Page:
ORIGINAL Xtrfrlt 0Hxfe! 9rbi&:B @onrt of felerst 6,bfmg FILED No. 13-37 JUL 31 (Filed July 31,2013)* U.S, COURTOF * rt * * * * * * * * * * * tr * * * * ,r ,r * * * tr tr * * RALEIGH W. HALL & MARGAR"ET HALL., PRO SE E. FEDERALCN-AII#I * :r Plaintiffs, THE UNITED STATES, Defendant. 2013 t' Tax Refund; Net Operating Losses; 26 U.S.C. $ 172; Mitigation Provisions of 26 U.S.C. $$ r3ll-l3ls; Circumstance of Adjustment, 26 U.S.C. s l3l2 * * * * * * * * * * * * * * * * * * * * * ,. * * ,r * * Raleigh W Hall and Margaret E. Hall, pro se, Jamaica, New York. David Raymond House, Department of Justice, with whom was David L Pincus, Mary A. Abate and Assistant Attomey General Kathryn M. Keneally, for Defendant. OPINION & ORDER Futey, Jadee. This case is before the Court on defendant's motion to dismiss for lack of subject matter jurisdiction, filed March 20,2013. Plaintiffs responded on May 15, 2013 with a cross-motion for summary judgment, and defendant responded on June 6, 2013. Plaintiffs filed their reply on July 8, 2013. Defendant's motion seeks dismissal of plaintiffs' complaint on statute of limitations grounds, and plaintiffs seek summary judgment in their favor. This case is a pro se ta,\ case, directly related to Hall v. Llnited States,99 Fed. Cl. 617 (2011), in which plaintiffs filed amended retums and sought to apply several years ofnet operating losses ("NOLs")' forward en masse to their taxable income in 2003. Arguing that taxpayers must follow the precise rules of the Internal Revcnue Code's ('I.R.C.) S 172 (2012) when deducting NOLs by *This case was originally filed July 12, 2013 and reissued this date for publication at the request ofthe Governmenl. I Net operating losses are generally defined by the Code as the excess of deductions over gross income. LR.C. 6 172. applying such losses first as a carryback unless a timely waiver is elected, the Govemment moved for summary judgment. Hall,99 Fed. Cl. at 619-20. The Court granted the Govemment's motion on August 9,2011, entering judgment on the same day, and dismissing the complaint. Id. at 622. Plaintiffs filed new claims for refunds for taxable years 1992, 1995, and 1997 on October 7 ,2011, and when those were denied, brought this complaint on January 2,2013. Compl. 3. Plaintiffs maintain that they are entitled to refunds by invoking sections 131l-1314 of the Internal Revenue Code, which under certain circumstances lift the bar of the statute of limitations on either an assessment by the Commissioner, or a claim for refund to the taxoaver. Id, I. Background Mr. Raleigh Hall and wife, Margaret Hall are individual taxpayers and sole shareholders of R.W. Hall General Contractors, Inc., an S corporationz organized under the laws ofNew York. Compl. l. In Hall v. United States,99 Fed. Cl. 617 (2011), plaintiffs soughr to apply several years of accumulated NOLs forward to taxable year 2003. They had suffered losses in taxable years 1988, 1989, 1990, 1991, 1996, and 2001, and reported taxable income in 1992, 1993,1995, 1997,1998,2000, and 2003. Hall, 99 Fed. Cl. at 619. In April 2007, they filed amended tax retums for 1988, 1989, 1990, 1991, 1993, 1996, and 2001, and sought ro reduce their 2003 taxable income by applying 9721,344 in NOLs generated since 1988 directly toward 2003 taxable income, resulting in a refund. Id The IRS denied the claim on March 19, 2010, and plaintiffs filed suit in this Court on May 11, 2010. Id. In its opinion on the Govemment's motion for summary judgment, the Court discussed the NOL deduction, and the Code's mandatory operation of NOL carrybacks and cnrryovers, which requires an NOL to be carried back first to each of the two taxable years preceding the year ofthe loss, and only then as a carryover to each of the twenty taxable years following the year of the loss. Id. at 620 (citing I.R.C. $ 172(bXlXA)). The NOL must be carried back to the earliest taxable year possible, and any remaining portion not absorbed by the income in that year may be carried forward. Id. at 620-21 (citing LR.C. g 172(bX2)). The Courr also noted that the Code provides a taxpayer with the option to waive_the carryback period, and rather apply NOLs forward to subsequent yrurs.3 Id. at 621 (citing 2 An S Corporation is a small business corporation for which an election has been made under section 1362(a) for the taxable year. I.R.C. g l36l(a)(l). ' For example, ifa taxpayer sustained a NOL in 1995, the amount would first be carried back and applied to the earliest year possible, 1993. If after applying the NOL to taxable income for that year any portion remained unabsorbed, this would next be applied to 1994. Any leftover amount could then be applied each year forward, for up to twenty years, starting with taxable year 1996. If the taxpayer in this example elected to waive the carryback period - which the taxpayer would have to do by April 15, 1996 , the NOL would frrst be applied to taxable year 1996. LR.C. 172. $ $ 172(bX3)). A taxpayer must affirmatively elect to take this waiver, which "shall be made by the due date (including extensions of time) for filing the taxpayer's retum for the taxable year of the net operating loss for which the election is to be in effect." Id. (citing $ 172(bX3)). Once elected, the waiver is inevocable. 1d The Court found that the rules for allocating NOLs must be strictly followed, and since plaintiffs did not timely elect to waive the carryback periods for the NOLs they suffered from 1988 to 2001, they could not retroactively do so. /d Rather, any waiver was required to have been made "by the due date" of each relevant taxable year. 1d Finally, the Court dismissed plaintiffs' argument that $ 172 discriminates in favor of large, wealthier taxpayers, and that waivers generally should not be required. Id. at622. Plaintiffs' current complaint seeks refunds for tax years 1992, 1995, ar;rd, 1997,for a total of$237,813. Compl. 1. The Halls assert that they paid $808,942 in taxes for those years, through a combination of payroll withholdings and payments made with respective retums, and the Intemal Revenue Service ("IRS") wrongfully denied their claims for refunds. 1d at 2. Plaintiffs state that claims for refund were frled with the Intemal Revenue Service Center on October 7.2011. Id. at 3. The IRS notices of disallowance state the claims were received October 14,2011. Compl. Ex. B. For taxable year 1992, plaintiffs filed their original retum on August 16, 1993 and made a subsequent payment on October 4, 1993. Def.'s Ex. 1. Plaintiffs sought to amend their retum to carry over NOLs from 1988, 1989, 1990, and 1991. Compl. Ex. A. For taxable year 1995, plaintiffs filed their retum October 21, 1996 and made a subsequent payment January 23, 1997, Def.'s Ex. 2. Plaintiffs sought to carry over NOLs from 1992 and 1993, and carry back NOLs from 1996. Compl. Ex. A. For taxable year 1997 , plaintiffs filed their retum on April 15, 1998 with a payment. Plaintiffs sought to apply a carryback loss from 2001. Compl. Ex. A. The IRS denied all of plaintiffs' claims in formal letters dated November 11,2011. Compl. Ex. B. Their appeals were also denied, in letters dated December 1,2012. Compl. Ex. C. In the current case, plaintiffs claim they are entitled refunds based on $ 172 of the Internal Revenue Code, pursuant to a decision having been rendered by this Court in Hall v. United States,99 Fed. Cl. 617 (2011), and that'lhese claims were filed under Secrions 1311. 1312. l3l3 & 1314 of the Intemal Revenue Code." Comol. 3. II. Discussion Defendant seeks to dismiss the complaint for lack ofjurisdiction pursuant to RCFC l2(bxl). A pro se complaint is to be liberally construed, and plaintiffs' filings "must be held to 'less stringent standards than formal pleadings drafted by lawyers[.]"' Estelle v. Gamble, 429 U.S. 97, 106 (1976) (quoting Haines v. Kerner,404 U,S. 519, 520-21 (1972)); Durr v. Nicholson,400 F.3d 1375, 1380 (Fed. Cir. 2005). While leniency will be extended, pro se plaintiffs are not entitled to relaxation vis-ir-vis the jurisdiction requirement. See Kelley v. Sec'y, U.S. Dep't of Labor,812 F.2d 1378, 1380 (Fed. Cir. 1987) ("[L]eniency with respect to mere formalities should be extended to a pro se party . . . [however] a court may not similarly take a liberal view of th[e] jurisdictional requirement and set a different rule for pro se litigants only."); Demes v. United States, 52 Fed. Cl. 365,372 n.9 (2002) ("pro re status does not relieve plaintiffs of their jurisdictional burden"). Before proceeding to the merits, a court must satisfy itself that it has jurisdiction over a matter. PIN/NIP, Inc. v. Platte Chem. Co., 304 F.3d 1235, 1241 (Fed. Cir. 2002). Once the court's subject matter jurisdiction is put into question, it is "incumbent upon [the plaintiff] to come forward with evidence establishing the court's jurisdiction . . . by a preponderance of the evidence." Reynolds v. Army and Air Force Exch. Serv.,846 F.2d 746,748 (Fed. Cir. 1988). Because it is a sovereign, the United States is only subject to suit to the extent it has consented to be sued. See United States v Testan,424 U.S. 392.399 (1976). Congress has provided such consent with regard to refund of federal tax payments. 28 U.S.C. g l3a6(a)(l) (2012); Nasharr v. United States, 105 Fed. Cl. I14, I l8 (2012). Accordingly, the Court of Federal Claims and the district couts have original, concurrent jurisdiction with respect to "[a]ny civil action against the United States for the recovery ofany internal-revenue tax alleged to have been erroneously or illegally assessed or under the intemal-revenue laws[.]" 28 U.S.C. $ l3a6(a)(l); Roberts v. United States,242 F.3d 1065, 1067 (Fed. Cir. 2001). collected This waiver of sovereign immunity is construed narrowly in the context of tax refund suits, and 'Jurisdiction of the Court of Federal Claims is limited by the Internal Revenue Code, including 26 U.S.C. g 7422.- Waltner v. United States, 679 F.3d 1329, 1332 (Fed. Cir. 2012).The court's jurisdiction is rhus subject to the administrative refund scheme that Congress established in the Code. See United States v. Clinrwood Elkhorn Min. Co., 553 U.S. 1, 4 (2008) ("The Intemal Revenue Code specifies that before [bringing an action for a tax refund], the taxpayer must comply with the tax ref'und scheme established in the Code.") (citing United States v. Dalm, 494 U.S. 596, 609-10 (1990). This includes compliance with the statutorily prescribed timing requirement for filing a refund claim. Dalm,494 U.S. at 609-10; McAdams v. United States. 07 -164T.2008 WL 65427 1. at *2 (Fed. Cl. Feb. 1. 2008). Section 7 422(a) of the Intemal Revenue Code states: [n]o suit or proceeding shall be maintained in any court for the recovery of [1] any intemal revenue tax alleged to have been enoneously or illegally assessed or collected, or [2] of any penalty claimed to have been collected without authority, or [3] of any sum alleged to have been excessive or in any manner wrongfully collected, until a claim for refund or credit has been duly filed with [the IRS]. I.R.C. $ 7 422(a). Thus to maintain jurisdiction, a party seeking to recover any intemal-revenue tax, penalty, or sum from the United States must timely pursue and exhaust its administrative remedies pursuant to the IRS's regulations prior to filing a complaint in federal coutt. Strategic Hous. Fin. Corp. of Travis Cnty. v. United States,608 F.3d 1317 , 1324 (Fed. Cir. 2010). A. Plaintiffs' Claims Are Barred by the Statute of Limitations "Statutes of limitations are an indispensable element of practical tax administration, and both hardships to taxpayers and losses of revenue may and do result from their application in the field of taxation." Olin Mathieson Chem. Corp. v. United Stqtes,265 F.2d 293,296 (7th Cir. 1959). The purpose of a statute of limitations is to protect against stale claims, United States v. Memphis Cotton Oil Co.,288 U.S. 62, 7l (1933), and the limitations provisions of the Code "introduce . . . finality principles that horizontally limit, to a prescribed set of years, the ability of taxpayers and govemment alike to modifr the computation of income." Schortmann v. United States,92 Fed. Cl. 154, 155 (2010). The typical statute of limitations for filing a tax refund claim is three years from the time the retum was filed or two years from the time the tax was paid, whichever of such periods expires the later. I.R.C. $ 65 1 I (a). Where a taxpayer does not file a refund claim within the period defined in $ 6511(a), the court must find that it lacks jurisdiction. Clintwood,553 U.S. at 8-9. In the context of net operating loss or capital loss carrybacks, however, Congress enacted a special provision, $ 6511(dX2XA), stating that the claim for refund must be filed within three years of the date on which the retum was due to be filed (including extensions) "for the taxable year of the net operating loss . . . which results in such carryback[.]" I.R.C. $ 651l(dX2XA] Electrolux Holdings, Inc. v. United States, 491 F .3d 1327, 1329-30 (Fed. Cir. 2007); Glenwood Cooperative, Inc. v. United States,32 Fed. Cl. 568, 571 (1995) ("[The statutory referencej refers to . . . when the loss was actually incurred, not to some later or earlier tax year to which the loss might be carried forward or back;'), aff'd, 73 F.3d 344,345 (Fed. Cir. 1996). In their request for a refund for the most recent year, 1997, plaintiffs seek to carryback NOLs incuned in 2001. Pursuant to g 651 l(dX2)(A), a claim for refund for these NOLs must be filed within three years of the date on which the retum was due to be filed for the taxable year of the NOL. As plaintiffs' tax retum for 2001 was due April 15, 2002,q the Government is correct that the claim for refund must have been filed by April 15, 2005. Plaintiffs filed their claims on October 7, 2011 - over six years past the applicable statute of limitations. Similarly, for the 1996 carryback to be applied to 1995 - three years from the return due date of April 15, 1997 - would place the closing of the limitations period at April 15, 2000. For claims seeking to carry over NOLs from 1992 and 1993 to the 1995 taxable year, the general time constraints of $ 6511(a) apply, requiring refund claims within three years of the filing of the retum - in plaintiffs' case, by October 2l , 1999. Likewise, the loss carryovers plaintiffs seek to apply to taxable year 1992 require the claims to have been made by August 16, 1996 three years from the date plaintiffs filed their 1992 tax retum. The October 2011 claims for refund fall far outside the statutory limits permitted by the Code, and deprive this Court ofjurisdiction. See Dalm,494 U.S. at 609-10. Such periods are established to cut off rights, justifiable or not, t}rat might otherwise be asserted and they must be strictly adhered to by the judiciary. See Rosenmqn v. United States, 323 IJ.S. 658, 661 (1945). "Remedies for resulting inequities are to be provided by Congress, not the courts." Kavanagh v. Noble,332 U.S. 535, 539 (1947). B. No Circumstance of Adjustment Exists to Implicate the Mitieation Provisions In their complaint and motion for summary judgment, plaintiffs suggest that their claims for refunds were filed under I.R.C. $g 1311, 1312, 1313, and 1314, which mitigate operation of the statute of limitations. pl.'s Mot. for Summ. J. 2. Sections 131 1-1315 are commonly refened to as the ..mitigation sections" and when applicable, work to reopen a taxable year closed by the statute of limitations. See Benenson v. Ilnited States,3B5 F.2d 26,29-30 (2d Cir. 1967); Glatt v. United States,470 F.2d 596, 598 (Ct. Cl. 1972). ln specified circumstances, the mitigation provisions provide "certain rules for the correction of the effect ofan enoneous treatment ofan item in a taxable year which is closed by the statute of limitations . . . in cases where . . . it has been determined that tlere was an eroneous treatment of such item in the closed year.,' Treas. Reg. $ 1.1311(a)-1. For example, "if the taxpayer claims that a deduction should be allowed for a particular year and it is ultimately determined that the deduction was not allowable in that year, then the trxpayer may take the deduction in the proper year if that year was not closed at the time the taxpayer first claimed a deduction'" 1d. The statute aims to "produce the effect of attributing income or a "[R]etums made on the basis of the calendar year shall be filed on or before the following the close ofthe calendar year , . . ." LRC. $ 6072. l 5m day of April deductions to the right year and the right taxpayer" and when a determination demonstrates a prior inconsistent position was enoneous, the disputed item upon the prior year's tax is recomputed to ascertain the amount of the adjustment, to produce the same result as if the enor had never been committed. Note,,Sectiozrs I311-15 of lhe Internal Revenue Code: Some Problems in Administration, 72 Harv. L. Rev. 1536, 1538 (1959) (quoting S. Rep. No. 75-1567, at 50 (1938). "While these mitigation provisions are remedial and should be given a liberal interpretation, the party invoking them has the burden of showing that mitigation is permitted." Elmes v. Comm'r & United States Virgin Islands,20ll106,2012 WL 4462658, at *6 (D.V.l. SepL 27,2012) (citing Koss v. United States,.69 F.3d 705, 709 (3d Cir. 2005)); Longiotti v. United States, 819 F.2d 65, 68 (4'n Cir. l9S7) ("[The mitigation provisions] do not [] constirute general equitable exceptions to statutory limitations periods, and the party seeking to invoke them bears the burden of demonstrating that their requirements have been satisfied."). The statute also does "not purport to relieve against all inequities occasioned by the statute of limitations[,]" United States v. Rushlight,2gl F.Zd 508, 5 l4 (9th Cir. l96l ), and its provisions must be strictly construed. Schwqrtz v. United States,67 F.3d 838, 840 (9'n Cir. 1995); Comm'r v. Estate of Goldstein, 340F.2d24,27 (2d Cir. 1965). In order for the mitigation provisions to apply, plaintiffs must meet three threshold requirements: (l) there must be "a determination" as defined by I.R.C. $ 1313(a)(1)-(a); (2) the determination must fall within one of the ,,circumsrances of adjustment" described in 26 U.S.C. g l3l2(1)-(7); and (3) depending on which circumstance of adjustment is found, either an inconsistent position must have been maintained by the party against whom the mitigation will operate, 26 U.S.C. $ 13 1 1(bX1), or the correction of the error must not have been baned at the time the party for whom mitigation will operate first maintained its position,26 U.S.C. $ 13ll(bx2). I.R.C. g 1311(a);Haasv. (lnitedStates, t07Fed. Cl.t,6(2012); Lastv. UnitedStates,3TFed. Cl. 1,7-8 (1996)(citingLongiotti,Blg F.2dat68). A "determination" is defined as "a decision by the Tax Court or a judgment, decree, or other order by any court of competent jurisdiction, which has become final." I.R.C. g l3l3(a)(1); Olin Mathieson Chem. Corp.,265 F.2d at297 (district cow's final judgment that taxpayer's loss was a long term capital loss was a "determination" for mitigation provisions). Here, plaintiffs maintain the decision of this Court in Hall,99 Fed. Cl. 617, is such a determination. Final judgments of courts sitting in competent jurisdiction fit the definition of "determination." ln Hall, jurisdiction was proper pursuant to g 1346(a)(l). Therefore. plaintiffs meet this requirement. For the second requirement, plaintiffs cite two circumstances of adjustment in their case, first g 1312(6), and later g 1312(3XA). Compl. 2-3; pl.'s Mot for Summ. J. 2. Section 1312(6) authorizes the circumstances of adiustment provided in g 1311 for: (6) Conelative deductions and credits lbr certain related corporalions.--The determination allows or disallows a deduction (including a credit) in computing the taxable income (or, as the case may be, net income, norrnal tax net income, or surtax net income) of a corporation, and a conelative deduction or credit has been erroneously allowed, omitted, or disallowed, as the case may be, in respect of a related taxpayer described in section l3 13(c)(7). 1312(6). In their subsequent pleadings.s plaintiffs suggest that 12(3XA) should apply to their case as well, which provides a circumstaace of $ adjustment for "[d]ouble exclusion of an item of gross income" in which the determination "requires the exclusion from gross income of an item which was enoneously excluded or omitted from the gross income of the tarpayer for another taxable year, or from the gross income of a related taxpayer[.]" I.R.C. $ l3l2(3XA). Neither of these is applicable to plainriffs' situation, and they do not accurately characterize the Court's determination in Hall,99 Fed. Cl. 617, which disallowed a deduction due to plaintiffs' failure to follow the Drecise rules I.R.C. $ I3 of$ 172. - Plaintiffs argue that the IRS's and later this Court,s determination disallowing their NOL deductions "required the exclusion from gross income [ofl these same losses, which, by the emor of omission, were already excluded from [plaintiffs'j tax retums therefore a double exclusion." Pl.'s Resp. to Def.,s Reply 2. ECF No. 17. Simply put, plaintiff's are alleging that the NOLs themselves were the excluded item, Id. at 3. The language of the Code does not support this result. Gross income is "all income from whatever source derived" and the illustrative list that follows includes only items that add wealth, not negative elements such as deductions. Sea I.R.C. $ 6l(a); compare Schwqrtz,6T F.3d at" 840 (plaintiffs could not avail themselves of mitigation provisions because their ordinary loss was not "an item enoneously included in gross income .,'), Gardiner v. United States,536F.2d 903, 906 (10,n Cir. 1976) (.,The meaning of an item of gross income . . . is restricted to positive items and does not include negative elements such as deductions [] the omission of which results in increased taxes.,,) - - 5 The Government submits thal the doctrine of variance prohibits plaintiffs fiom changing the circumstance of adjusrment relied upon fiom g 1312(6) to $ l3lr(3xA), because it wai not originally raised in the claims for refund. Dei's Resp. to pl.'s Mot. for summ. J. 4-5. Assertine that the "factual bases and legal theories as between the two are vastly different" this change provisions would take away the IRS's notice as to the claim and specific facts upon which it is predicated. /d at 5. Because the courl has decided to grant defendant's motion on other grounds, it declines to explore whether the IRS was not sufficiently apprised to respond to a different circumstance of adjustment in s 1312 such that the doctrine of variance would bar olaintiffs' ii arsument. (emphasis in original), and Milburn v. United States,947 F. Supp. 1015, 1020 (W.D. Tex. 1996) (agreeing with defendant that "[i]n the absence of a special definition of gross income under the mitigation provisions . . . [p]laintiffs' failure to include a deduction for interest paid . . . although aft'ecting gross income, is not al ilem of gross income." (emphasis in original), v,ith Kqppel's Estote v. Comm'r,615 F.2d 91, 93-97 (3d Cir. 1980) (cash surrender value of annuity policies is an item to be included in gross income). Therefore plaintiffs' case does not fall under the circumstance of adj ustment in $ l3l2(3)(A). Nor does it implicate correlative deductions for related corporations, which plaintiffs earlier ,l312(6). suggested under $ ) Construing the pleadings in the light most favorable to plaintiffs, the only circumstance of adjustment that could possibly apply to their situation would be $ 1312(4), which refers to double disallowance of a deduction or credit.o Section 13 12(4) permits a circumstance of adjustment in a situation where "[t]he determination disallows a deduction or credit which should have been allowed to, but was not allowed to, the taxpayer for another taxable year, or to a related taxpayer." I.R.C. $ 1312(4); Treas. Reg. g 1.1312-4(a); Last,37 Fed. Cl. at 8. In essence, plaintiffs' argument would be that the decision of the Court to disallow their deduction of the combined NOLs in 2003 was a "determination which disallowed a deduction which should have been allowed to, but was not allowed to, the taxpayer for another taxable year." See Kuehn v. United States, 480 F.2d 1319, 1322 (Ct. Cl. 1973). This position would contend rhat because the deduction was disallowed in 2003, it should have been allowed for earlier years, and that section 1312(4) allows an adjustment to be made to the prior years even though closed at the time the 2003 deduction was disallowed. 1d This mitigation of the statute of limitations - for a taxpayer who does not act to claim his NOLs is not the double tax situation that the mitigation provisions aim to resolve. See Longiotti v. United States,635 F. Supp. 840,842 (M.D.N.C. 1986) (,,While the bar of the statute of limitations is harsh, the court cannot conclude that the inability to carry back the NOLs operates as a double tax to engage the mitigation provisions."), aff'd, Longiotti,8l9 F.2d at 65. Therefore plaintiffs fail to establish the second requirement of a circumstance of adjustment under $ 13 12. - Plaintiffs also do not meet the third requirement set out in $ 13 I 1(bX2XB). As the Govemment submits, when the circumstance of adjustment is described by section 1312(4), section l31l(b)(2)(B) requires that, at the time the taxpayer first maintains to the Service, in writing, that he is entitled to the deduction that is ultimately denied, the deduction not be baned for the proper year. LR.C. $ l3l1(b)(2xB); see Esterbrook Pen Co. v. {Jnited States, 6 o The existence of a separate provision devoted to double disallowed deductions funber supports lhe Court's conclusion supra that plaintiffs' NOLS cannot be classified as exclusions to gross income. See Kappel's Estate, 615 F.2d at 97 (',Reading the several interrelated provisionJ. . . gives to each an independent significance which is entirely consistent with the policies of mitigation provisions."). q A.F.T.R.2d 5123 (D.N.J. 1960) C'[$ 1311(bX2XB)] is satisfied because plaintiff had originally maintained on its 1952 retum that it was entitled to the deductions in issue for that year, at which time a refund for 1953 was not barred."). Section 1.13 I I (bX2Xb) of the regulations provides in relevant part, that the taxpayer will be considered to have first maintained in writing before the Commissioner or the Tax Court that he was entitled to such deduction or credit when he first formally asserts his right to such deduction or credit as, for example, in a retum. Treas. Reg. $ l.l31l(b)-2. Here, plaintiffs first maintained their position - that they were entitled to the aggegated NOLs - through a claim for refund in their 2003 retum filed in April 2007, prior to this Court's consideration in Hall,99 Fed. Cl. 617. As ofthat date, refunds for taxable yearc 1992, 1995, and 1997 were already time-barred. Plaintiffs therefore have not met all three requirements of the mitigation provisions, and are not eligible to reopen the statute of limitations. See r.R.c. $ r31r(bx2xB). IIl. Conclusion For these reasons, defendant's motion to dismiss is GRANTED, and plaintiffs' motion for summary judgment is DENIED. The Clerk is directed to dismiss the complaint with prejudice. No costs. IT IS SO ORDERED. BOHDAN A. F l0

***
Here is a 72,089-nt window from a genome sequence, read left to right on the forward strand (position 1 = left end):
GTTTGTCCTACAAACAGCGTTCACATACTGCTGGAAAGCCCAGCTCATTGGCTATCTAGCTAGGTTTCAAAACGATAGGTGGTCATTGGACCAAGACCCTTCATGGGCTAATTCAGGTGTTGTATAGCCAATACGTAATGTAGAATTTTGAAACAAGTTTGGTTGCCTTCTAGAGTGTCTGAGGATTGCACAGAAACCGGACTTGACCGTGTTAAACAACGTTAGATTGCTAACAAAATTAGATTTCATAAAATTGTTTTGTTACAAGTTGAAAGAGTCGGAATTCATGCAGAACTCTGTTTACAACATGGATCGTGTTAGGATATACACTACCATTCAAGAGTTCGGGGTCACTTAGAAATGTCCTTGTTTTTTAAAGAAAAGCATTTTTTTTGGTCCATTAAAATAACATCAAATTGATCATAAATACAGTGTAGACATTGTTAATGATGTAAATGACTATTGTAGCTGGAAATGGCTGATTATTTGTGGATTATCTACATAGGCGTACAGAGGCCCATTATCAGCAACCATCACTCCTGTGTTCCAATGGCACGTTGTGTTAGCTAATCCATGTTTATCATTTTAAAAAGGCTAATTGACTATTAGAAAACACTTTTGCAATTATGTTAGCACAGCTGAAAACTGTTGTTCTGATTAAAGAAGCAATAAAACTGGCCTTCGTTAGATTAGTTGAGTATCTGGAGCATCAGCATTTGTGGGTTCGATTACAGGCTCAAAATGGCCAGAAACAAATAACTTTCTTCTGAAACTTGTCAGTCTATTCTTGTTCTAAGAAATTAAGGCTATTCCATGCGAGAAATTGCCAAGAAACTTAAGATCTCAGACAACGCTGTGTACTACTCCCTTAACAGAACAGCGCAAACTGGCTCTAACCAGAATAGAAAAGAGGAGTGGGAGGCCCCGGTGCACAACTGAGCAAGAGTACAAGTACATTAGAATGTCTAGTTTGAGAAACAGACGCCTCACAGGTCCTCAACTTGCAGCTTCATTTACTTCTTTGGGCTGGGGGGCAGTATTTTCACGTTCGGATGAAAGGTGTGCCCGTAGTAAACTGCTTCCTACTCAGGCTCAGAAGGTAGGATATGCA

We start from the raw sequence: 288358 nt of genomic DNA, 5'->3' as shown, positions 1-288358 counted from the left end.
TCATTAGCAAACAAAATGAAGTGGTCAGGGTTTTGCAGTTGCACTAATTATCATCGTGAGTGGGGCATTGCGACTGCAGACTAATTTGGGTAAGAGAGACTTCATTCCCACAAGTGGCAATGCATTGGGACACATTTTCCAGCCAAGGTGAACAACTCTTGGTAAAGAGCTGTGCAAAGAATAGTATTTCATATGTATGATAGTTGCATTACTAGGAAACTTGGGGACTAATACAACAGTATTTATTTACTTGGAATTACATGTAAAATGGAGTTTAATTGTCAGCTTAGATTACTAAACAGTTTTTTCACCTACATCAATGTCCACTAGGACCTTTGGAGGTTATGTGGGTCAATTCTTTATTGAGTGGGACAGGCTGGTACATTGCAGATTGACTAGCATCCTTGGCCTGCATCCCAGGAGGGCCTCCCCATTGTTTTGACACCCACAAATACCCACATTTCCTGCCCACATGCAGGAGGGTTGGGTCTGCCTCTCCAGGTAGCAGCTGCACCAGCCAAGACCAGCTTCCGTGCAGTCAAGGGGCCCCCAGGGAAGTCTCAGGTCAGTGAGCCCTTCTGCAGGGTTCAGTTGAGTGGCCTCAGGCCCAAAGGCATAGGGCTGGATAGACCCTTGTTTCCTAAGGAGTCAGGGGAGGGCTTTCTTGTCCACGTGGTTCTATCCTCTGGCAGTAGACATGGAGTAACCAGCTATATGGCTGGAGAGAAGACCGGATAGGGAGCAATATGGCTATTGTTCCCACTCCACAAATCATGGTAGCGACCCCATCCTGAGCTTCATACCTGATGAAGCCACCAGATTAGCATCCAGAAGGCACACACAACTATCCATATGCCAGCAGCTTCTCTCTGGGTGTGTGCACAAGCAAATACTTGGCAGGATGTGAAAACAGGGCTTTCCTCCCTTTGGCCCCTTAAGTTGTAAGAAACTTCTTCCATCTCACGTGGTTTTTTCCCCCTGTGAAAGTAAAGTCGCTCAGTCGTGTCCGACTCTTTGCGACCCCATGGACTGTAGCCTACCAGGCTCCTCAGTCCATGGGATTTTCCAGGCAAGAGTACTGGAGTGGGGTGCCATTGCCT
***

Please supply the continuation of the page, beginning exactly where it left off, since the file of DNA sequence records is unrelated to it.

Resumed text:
Disclaimer: Justia Dockets & Filings provides public litigation records from the federal appellate and district courts. These filings and docket sheets should not be considered findings of fact or liability, nor do they necessarily reflect the view of Justia.

Why Is My Information Online?